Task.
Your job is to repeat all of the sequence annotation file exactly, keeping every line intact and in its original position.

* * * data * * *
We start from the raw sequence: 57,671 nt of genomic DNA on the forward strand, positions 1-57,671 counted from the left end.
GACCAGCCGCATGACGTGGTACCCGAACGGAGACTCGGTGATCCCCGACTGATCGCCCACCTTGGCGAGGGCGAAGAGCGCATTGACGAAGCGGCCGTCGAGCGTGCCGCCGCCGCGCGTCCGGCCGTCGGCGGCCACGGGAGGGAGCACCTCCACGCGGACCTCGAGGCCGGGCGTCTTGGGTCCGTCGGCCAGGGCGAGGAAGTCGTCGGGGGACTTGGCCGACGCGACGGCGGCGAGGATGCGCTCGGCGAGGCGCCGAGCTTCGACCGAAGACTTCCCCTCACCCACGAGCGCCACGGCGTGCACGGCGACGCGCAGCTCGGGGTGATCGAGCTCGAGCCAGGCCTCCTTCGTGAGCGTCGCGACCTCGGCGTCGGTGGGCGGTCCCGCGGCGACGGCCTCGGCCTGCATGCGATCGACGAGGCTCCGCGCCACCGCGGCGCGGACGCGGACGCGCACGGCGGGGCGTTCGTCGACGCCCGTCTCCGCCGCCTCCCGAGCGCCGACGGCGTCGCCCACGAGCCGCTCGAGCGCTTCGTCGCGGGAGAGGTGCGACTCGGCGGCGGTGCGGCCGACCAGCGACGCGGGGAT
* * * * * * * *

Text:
We start from the raw sequence: 57,671 nt of genomic DNA on the forward strand, positions 1-57,671 counted from the left end.
GACCAGCCGCATGACGTGGTACCCGAACGGAGACTCGGTGATCCCCGACTGATCGCCCACCTTGGCGAGGGCGAAGAGCGCATTGACGAAGCGGCCGTCGAGCGTGCCGCCGCCGCGCGTCCGGCCGTCGGCGGCCACGGGAGGGAGCACCTCCACGCGGACCTCGAGGCCGGGCGTCTTGGGTCCGTCGGCCAGGGCGAGGAAGTCGTCGGGGGACTTGGCCGACGCGACGGCGGCGAGGATGCGCTCGGCGAGGCGCCGAGCTTCGACCGAAGACTTCCCCTCACCCACGAGCGCCACGGCGTGCACGGCGACGCGCAGCTCGGGGTGATCGAGCTCGAGCCAGGCCTCCTTCGTGAGCGTCGCGACCTCGGCGTCGGTGGGCGGTCCCGCGGCGACGGCCTCGGCCTGCATGCGATCGACGAGGCTCCGCGCCACCGCGGCGCGGACGCGGACGCGCACGGCGGGGCGTTCGTCGACGCCCGTCTCCGCCGCCTCCCGAGCGCCGACGGCGTCGCCCACGAGCCGCTCGAGCGCTTCGTCGCGGGAGAGGTGCGACTCGGCGGCGGTGCGGCCGACCAGCGACGCGGGGAT